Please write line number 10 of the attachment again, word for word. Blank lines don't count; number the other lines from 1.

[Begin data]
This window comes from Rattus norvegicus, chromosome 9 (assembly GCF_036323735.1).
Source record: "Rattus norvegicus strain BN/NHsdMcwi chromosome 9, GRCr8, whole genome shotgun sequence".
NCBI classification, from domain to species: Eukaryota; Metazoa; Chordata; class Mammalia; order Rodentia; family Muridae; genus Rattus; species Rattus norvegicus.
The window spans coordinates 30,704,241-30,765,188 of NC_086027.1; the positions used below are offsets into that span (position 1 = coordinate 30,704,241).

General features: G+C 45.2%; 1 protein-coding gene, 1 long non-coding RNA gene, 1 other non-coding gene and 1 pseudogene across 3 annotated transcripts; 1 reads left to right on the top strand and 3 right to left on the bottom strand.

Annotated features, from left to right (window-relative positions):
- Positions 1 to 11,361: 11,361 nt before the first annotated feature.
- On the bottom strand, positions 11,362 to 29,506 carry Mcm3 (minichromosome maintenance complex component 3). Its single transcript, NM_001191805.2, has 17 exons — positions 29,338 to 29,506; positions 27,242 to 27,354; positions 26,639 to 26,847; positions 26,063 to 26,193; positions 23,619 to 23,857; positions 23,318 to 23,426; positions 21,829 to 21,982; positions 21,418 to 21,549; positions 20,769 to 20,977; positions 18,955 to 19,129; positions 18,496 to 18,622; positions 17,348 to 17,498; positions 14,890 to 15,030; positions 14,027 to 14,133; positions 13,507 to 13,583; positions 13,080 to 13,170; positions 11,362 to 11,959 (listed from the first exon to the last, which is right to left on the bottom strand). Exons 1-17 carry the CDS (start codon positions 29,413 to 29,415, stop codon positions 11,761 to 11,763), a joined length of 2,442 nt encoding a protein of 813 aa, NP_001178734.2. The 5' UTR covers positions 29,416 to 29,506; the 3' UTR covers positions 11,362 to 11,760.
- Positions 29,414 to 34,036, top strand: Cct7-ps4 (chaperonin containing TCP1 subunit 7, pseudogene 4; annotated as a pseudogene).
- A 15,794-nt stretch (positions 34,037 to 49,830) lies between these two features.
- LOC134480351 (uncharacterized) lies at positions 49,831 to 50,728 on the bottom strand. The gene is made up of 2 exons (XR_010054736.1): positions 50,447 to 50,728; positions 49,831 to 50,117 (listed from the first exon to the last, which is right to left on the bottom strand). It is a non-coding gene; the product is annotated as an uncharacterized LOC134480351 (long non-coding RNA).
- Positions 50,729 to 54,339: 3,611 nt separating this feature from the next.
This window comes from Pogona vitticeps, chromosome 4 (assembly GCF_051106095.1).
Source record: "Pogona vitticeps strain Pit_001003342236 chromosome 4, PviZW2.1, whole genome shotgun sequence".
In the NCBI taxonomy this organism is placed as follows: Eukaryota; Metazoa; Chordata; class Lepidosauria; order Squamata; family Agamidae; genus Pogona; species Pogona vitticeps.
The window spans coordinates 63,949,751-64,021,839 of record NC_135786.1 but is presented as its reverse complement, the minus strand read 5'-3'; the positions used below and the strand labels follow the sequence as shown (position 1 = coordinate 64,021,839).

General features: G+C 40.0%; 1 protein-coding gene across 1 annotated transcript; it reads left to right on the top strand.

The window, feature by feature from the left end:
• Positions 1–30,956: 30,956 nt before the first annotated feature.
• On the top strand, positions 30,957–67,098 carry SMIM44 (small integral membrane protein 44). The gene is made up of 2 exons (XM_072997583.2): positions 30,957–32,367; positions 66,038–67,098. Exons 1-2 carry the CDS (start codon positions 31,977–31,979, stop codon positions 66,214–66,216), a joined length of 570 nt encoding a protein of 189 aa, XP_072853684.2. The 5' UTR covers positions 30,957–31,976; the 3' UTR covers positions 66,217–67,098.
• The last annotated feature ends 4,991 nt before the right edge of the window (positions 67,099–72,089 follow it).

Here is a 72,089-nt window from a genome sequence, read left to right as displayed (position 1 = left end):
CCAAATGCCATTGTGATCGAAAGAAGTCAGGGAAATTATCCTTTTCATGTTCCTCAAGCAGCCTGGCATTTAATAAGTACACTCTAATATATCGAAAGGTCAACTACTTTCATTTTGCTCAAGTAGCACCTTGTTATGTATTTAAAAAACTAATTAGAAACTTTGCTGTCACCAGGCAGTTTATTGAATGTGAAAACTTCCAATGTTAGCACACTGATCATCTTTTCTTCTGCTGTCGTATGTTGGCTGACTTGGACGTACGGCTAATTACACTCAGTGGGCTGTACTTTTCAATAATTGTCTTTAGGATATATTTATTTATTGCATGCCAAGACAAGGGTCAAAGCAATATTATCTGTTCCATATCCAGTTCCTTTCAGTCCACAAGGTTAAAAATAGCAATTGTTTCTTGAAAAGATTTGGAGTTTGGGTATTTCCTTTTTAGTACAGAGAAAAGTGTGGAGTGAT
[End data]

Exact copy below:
- A 15,794-nt stretch (positions 34,037 to 49,830) lies between these two features.